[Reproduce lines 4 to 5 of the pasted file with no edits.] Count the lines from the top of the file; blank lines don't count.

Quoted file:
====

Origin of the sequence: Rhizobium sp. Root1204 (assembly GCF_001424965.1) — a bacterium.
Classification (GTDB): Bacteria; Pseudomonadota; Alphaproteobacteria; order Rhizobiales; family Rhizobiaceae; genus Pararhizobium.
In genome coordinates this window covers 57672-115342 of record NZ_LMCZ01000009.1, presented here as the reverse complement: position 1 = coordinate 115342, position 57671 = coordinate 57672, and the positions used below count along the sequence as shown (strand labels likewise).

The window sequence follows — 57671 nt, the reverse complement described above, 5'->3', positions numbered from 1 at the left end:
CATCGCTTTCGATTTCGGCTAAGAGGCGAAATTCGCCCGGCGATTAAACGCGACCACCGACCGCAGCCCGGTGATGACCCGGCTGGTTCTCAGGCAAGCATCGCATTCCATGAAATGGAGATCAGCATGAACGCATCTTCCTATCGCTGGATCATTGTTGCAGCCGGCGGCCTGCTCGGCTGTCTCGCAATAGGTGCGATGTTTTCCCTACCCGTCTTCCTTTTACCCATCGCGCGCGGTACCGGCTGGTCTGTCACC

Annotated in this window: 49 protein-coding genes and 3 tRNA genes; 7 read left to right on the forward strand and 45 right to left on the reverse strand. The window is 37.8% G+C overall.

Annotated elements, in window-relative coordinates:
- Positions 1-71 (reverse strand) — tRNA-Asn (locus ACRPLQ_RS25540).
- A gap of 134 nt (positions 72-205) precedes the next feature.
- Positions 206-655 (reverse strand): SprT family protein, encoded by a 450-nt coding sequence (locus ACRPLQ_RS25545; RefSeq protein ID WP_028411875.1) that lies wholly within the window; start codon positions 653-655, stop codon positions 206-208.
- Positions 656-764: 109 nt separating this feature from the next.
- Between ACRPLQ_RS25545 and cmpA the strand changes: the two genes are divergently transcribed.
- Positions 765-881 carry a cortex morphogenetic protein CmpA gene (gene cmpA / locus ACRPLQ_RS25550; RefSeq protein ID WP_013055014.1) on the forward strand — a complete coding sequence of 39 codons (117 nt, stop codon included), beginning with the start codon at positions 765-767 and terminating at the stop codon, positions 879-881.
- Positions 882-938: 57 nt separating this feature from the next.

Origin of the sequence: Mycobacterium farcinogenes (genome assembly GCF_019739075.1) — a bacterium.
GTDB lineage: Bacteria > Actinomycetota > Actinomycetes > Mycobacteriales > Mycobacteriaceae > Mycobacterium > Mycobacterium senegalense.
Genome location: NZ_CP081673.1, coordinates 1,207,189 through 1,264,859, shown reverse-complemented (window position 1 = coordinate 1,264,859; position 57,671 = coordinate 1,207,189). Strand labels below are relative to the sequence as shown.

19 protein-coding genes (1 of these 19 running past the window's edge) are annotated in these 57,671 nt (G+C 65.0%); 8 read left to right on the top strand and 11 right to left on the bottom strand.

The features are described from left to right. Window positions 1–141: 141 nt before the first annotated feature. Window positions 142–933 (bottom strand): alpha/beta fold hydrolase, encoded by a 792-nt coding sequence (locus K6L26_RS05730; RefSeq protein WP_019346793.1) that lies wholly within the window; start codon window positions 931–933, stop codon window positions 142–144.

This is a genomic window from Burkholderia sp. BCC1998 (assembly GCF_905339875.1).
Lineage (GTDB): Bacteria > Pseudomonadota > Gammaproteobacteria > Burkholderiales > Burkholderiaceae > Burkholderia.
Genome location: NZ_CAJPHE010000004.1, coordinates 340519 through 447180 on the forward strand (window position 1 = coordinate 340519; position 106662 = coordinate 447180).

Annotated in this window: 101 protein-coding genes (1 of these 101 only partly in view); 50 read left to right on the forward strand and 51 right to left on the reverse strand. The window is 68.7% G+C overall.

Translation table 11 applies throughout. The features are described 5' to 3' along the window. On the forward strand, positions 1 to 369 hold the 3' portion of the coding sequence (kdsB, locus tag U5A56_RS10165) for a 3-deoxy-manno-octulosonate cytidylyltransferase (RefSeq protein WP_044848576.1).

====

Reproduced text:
The window sequence follows — 57671 nt, the reverse complement described above, 5'->3', positions numbered from 1 at the left end:
CATCGCTTTCGATTTCGGCTAAGAGGCGAAATTCGCCCGGCGATTAAACGCGACCACCGACCGCAGCCCGGTGATGACCCGGCTGGTTCTCAGGCAAGCATCGCATTCCATGAAATGGAGATCAGCATGAACGCATCTTCCTATCGCTGGATCATTGTTGCAGCCGGCGGCCTGCTCGGCTGTCTCGCAATAGGTGCGATGTTTTCCCTACCCGTCTTCCTTTTACCCATCGCGCGCGGTACCGGCTGGTCTGTCACC